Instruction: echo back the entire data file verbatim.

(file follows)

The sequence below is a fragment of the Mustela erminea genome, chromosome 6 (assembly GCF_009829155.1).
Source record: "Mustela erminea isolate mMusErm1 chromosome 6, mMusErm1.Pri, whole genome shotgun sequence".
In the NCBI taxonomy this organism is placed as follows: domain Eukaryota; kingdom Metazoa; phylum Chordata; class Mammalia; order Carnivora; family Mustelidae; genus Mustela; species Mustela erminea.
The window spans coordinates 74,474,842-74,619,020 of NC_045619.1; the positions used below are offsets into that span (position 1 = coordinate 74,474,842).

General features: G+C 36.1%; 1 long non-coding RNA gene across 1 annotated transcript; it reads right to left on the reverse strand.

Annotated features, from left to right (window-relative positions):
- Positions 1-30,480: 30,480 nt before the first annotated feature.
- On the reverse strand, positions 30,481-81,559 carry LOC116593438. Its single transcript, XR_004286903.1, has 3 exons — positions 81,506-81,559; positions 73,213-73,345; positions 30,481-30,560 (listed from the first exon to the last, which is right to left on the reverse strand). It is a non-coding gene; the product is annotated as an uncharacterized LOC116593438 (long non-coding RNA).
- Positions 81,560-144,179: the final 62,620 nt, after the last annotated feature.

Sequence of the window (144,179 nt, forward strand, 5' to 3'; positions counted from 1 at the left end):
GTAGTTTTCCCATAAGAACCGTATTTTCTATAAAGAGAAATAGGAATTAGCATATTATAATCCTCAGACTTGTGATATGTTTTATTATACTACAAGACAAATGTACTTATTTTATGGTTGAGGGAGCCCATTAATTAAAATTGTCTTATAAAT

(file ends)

The sequence below is a fragment of the Mustela erminea genome, chromosome 6 (assembly GCF_009829155.1).
Source record: "Mustela erminea isolate mMusErm1 chromosome 6, mMusErm1.Pri, whole genome shotgun sequence".
In the NCBI taxonomy this organism is placed as follows: domain Eukaryota; kingdom Metazoa; phylum Chordata; class Mammalia; order Carnivora; family Mustelidae; genus Mustela; species Mustela erminea.
The window spans coordinates 74,474,842-74,619,020 of NC_045619.1; the positions used below are offsets into that span (position 1 = coordinate 74,474,842).

General features: G+C 36.1%; 1 long non-coding RNA gene across 1 annotated transcript; it reads right to left on the reverse strand.

Annotated features, from left to right (window-relative positions):
- Positions 1-30,480: 30,480 nt before the first annotated feature.
- On the reverse strand, positions 30,481-81,559 carry LOC116593438. Its single transcript, XR_004286903.1, has 3 exons — positions 81,506-81,559; positions 73,213-73,345; positions 30,481-30,560 (listed from the first exon to the last, which is right to left on the reverse strand). It is a non-coding gene; the product is annotated as an uncharacterized LOC116593438 (long non-coding RNA).
- Positions 81,560-144,179: the final 62,620 nt, after the last annotated feature.

Sequence of the window (144,179 nt, forward strand, 5' to 3'; positions counted from 1 at the left end):
GTAGTTTTCCCATAAGAACCGTATTTTCTATAAAGAGAAATAGGAATTAGCATATTATAATCCTCAGACTTGTGATATGTTTTATTATACTACAAGACAAATGTACTTATTTTATGGTTGAGGGAGCCCATTAATTAAAATTGTCTTATAAAT